Distribution of Population- Geography Guide for Class 8

Distribution of Population- Geography Guide for Class 8

Information about Distribution of Population


Major Industries and Location


Class 8


Class 8 Geography

Topics Covered

  • Distribution of Population
  • India: Land Man Ratio
  • Factors affecting Distribution of Population

Human beings are considered an important and integral part of the ecosystem. They are endowed with intelligence, thinking and creative skills and are the biggest and the most valuable resource.

It is, therefore, imperative that the government provides basic education, better healthcare and employment opportunities to every individual so that they can contribute fully to the development of the society and their country. Education and empowerment of women will have a remarkable impact on the progress of the nation. It has rightly been said that 'educating one woman means educating the whole family'. Human beings have a lot of potential but in many countries this resource is not fully tapped. 

Distribution of Population

Distribution of population means how human beings are spread over the earth's surface.

The distribution of population in the world is highly uneven. It is concentrated in those areas which are rich in natural resources like fertile river valley basins and in industrially developed regions. The population is sparse in areas where climatic conditions are not favourable for habitation, for example, polar regions, hot deserts and thickly forested areas.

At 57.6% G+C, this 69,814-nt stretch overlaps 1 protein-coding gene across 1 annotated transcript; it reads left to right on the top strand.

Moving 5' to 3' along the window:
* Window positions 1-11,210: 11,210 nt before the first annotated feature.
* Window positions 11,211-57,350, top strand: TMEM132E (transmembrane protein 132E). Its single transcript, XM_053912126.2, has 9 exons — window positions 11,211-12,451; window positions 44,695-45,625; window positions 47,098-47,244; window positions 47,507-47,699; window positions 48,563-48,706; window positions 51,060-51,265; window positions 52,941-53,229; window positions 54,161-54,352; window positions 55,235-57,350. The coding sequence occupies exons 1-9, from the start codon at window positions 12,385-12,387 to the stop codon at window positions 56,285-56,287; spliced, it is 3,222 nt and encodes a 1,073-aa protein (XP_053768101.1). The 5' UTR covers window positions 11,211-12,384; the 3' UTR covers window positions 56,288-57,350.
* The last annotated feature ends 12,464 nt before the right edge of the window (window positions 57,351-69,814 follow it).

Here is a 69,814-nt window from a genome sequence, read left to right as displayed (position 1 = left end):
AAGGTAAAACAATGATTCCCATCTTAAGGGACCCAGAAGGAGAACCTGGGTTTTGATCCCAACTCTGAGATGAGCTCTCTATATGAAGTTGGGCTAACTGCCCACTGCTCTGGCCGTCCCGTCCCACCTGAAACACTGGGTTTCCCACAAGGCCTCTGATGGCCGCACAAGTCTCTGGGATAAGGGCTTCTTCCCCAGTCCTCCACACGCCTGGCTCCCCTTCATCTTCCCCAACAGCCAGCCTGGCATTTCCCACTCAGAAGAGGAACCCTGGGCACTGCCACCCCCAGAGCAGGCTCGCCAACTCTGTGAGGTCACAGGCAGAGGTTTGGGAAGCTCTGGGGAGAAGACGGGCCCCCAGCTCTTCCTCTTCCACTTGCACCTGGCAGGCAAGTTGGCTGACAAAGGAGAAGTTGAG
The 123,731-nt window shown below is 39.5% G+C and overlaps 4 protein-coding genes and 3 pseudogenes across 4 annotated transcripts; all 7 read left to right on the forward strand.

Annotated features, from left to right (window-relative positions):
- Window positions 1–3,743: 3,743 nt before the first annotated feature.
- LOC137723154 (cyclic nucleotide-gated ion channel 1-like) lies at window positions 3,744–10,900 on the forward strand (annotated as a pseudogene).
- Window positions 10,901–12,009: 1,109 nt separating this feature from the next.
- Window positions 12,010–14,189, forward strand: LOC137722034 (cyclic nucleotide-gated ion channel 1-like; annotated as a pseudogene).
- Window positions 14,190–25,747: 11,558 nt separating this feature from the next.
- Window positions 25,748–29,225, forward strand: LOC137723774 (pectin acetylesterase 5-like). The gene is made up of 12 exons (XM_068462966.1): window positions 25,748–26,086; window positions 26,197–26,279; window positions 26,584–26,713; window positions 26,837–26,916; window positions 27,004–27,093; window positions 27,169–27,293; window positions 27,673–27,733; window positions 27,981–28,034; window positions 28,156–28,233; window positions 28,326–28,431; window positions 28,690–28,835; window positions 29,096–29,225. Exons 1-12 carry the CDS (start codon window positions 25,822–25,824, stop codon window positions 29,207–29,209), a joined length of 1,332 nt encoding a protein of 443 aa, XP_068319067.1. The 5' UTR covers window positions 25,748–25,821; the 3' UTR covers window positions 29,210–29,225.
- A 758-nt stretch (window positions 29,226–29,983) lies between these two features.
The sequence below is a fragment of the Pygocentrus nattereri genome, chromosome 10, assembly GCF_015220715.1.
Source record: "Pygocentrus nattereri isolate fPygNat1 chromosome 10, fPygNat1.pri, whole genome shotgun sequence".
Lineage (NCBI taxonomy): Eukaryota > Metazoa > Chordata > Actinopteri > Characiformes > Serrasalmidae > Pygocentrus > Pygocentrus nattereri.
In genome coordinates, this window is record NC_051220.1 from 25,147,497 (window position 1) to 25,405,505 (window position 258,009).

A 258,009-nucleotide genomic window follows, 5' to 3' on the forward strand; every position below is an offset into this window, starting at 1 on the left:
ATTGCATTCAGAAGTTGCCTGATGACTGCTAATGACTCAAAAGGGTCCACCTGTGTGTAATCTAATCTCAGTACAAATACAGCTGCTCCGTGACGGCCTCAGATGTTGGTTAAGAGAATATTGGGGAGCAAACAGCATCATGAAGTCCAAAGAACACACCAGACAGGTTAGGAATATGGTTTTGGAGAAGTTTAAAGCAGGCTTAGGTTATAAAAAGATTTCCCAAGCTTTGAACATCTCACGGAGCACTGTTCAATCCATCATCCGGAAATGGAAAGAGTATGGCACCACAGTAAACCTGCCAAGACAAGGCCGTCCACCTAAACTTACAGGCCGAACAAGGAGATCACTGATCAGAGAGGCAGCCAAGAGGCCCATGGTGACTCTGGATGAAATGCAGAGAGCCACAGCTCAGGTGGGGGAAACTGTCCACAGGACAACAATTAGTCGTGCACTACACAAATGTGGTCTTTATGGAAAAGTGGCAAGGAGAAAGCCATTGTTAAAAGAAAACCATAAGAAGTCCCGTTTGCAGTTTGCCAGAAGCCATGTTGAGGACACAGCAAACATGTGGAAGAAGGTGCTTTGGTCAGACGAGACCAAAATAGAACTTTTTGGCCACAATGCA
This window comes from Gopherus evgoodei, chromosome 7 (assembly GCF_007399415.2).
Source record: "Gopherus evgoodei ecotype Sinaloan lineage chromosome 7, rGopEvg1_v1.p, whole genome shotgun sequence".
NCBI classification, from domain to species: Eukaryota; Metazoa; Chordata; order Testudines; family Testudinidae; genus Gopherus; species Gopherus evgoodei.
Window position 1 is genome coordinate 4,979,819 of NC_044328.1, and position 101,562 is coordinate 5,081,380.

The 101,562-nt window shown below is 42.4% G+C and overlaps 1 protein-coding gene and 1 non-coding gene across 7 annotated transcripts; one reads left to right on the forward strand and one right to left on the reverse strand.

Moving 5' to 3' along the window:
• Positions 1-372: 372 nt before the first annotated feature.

At present, the world's population has crossed a seven billion mark. China is the most populous country. India and China account for 37% of the world's population. By and large, 60% of the world's population is living in Asia, 16% in Africa, 13.5% in America, 10% in Europe and 0.5% in Oceania.

A common way of studying distribution of population is by finding out the density of population in a country or a region. The density of population is measured as number of persons living in per square kilometre of an area. If only the Earth's land area of 150,000,000 sq. km is taken into account, human population density is 47 persons per sq. km. This includes all land area of continents and islands, including Antarctica. If Antarctica is excluded, then average population density increases to more than 50 persons per square kilometre.

There are some areas in the world where density is less than 1 person per sq. km like the Antarctic and the Arctic regions. In other areas like Singapore, the population density is 7263 persons per sq. km and in Bangladesh, it is 1019.8 persons per sq. km as in the year 2011.

India: Land Man Ratio

India is the seventh largest country in the world in terms of geographical size, but it ranks the second largest in terms of population. It has crossed a population of one billion mark in the year, 2001. The total population of India is now bigger than the combined population of USA, Indonesia, Brazil, Pakistan and Bangladesh.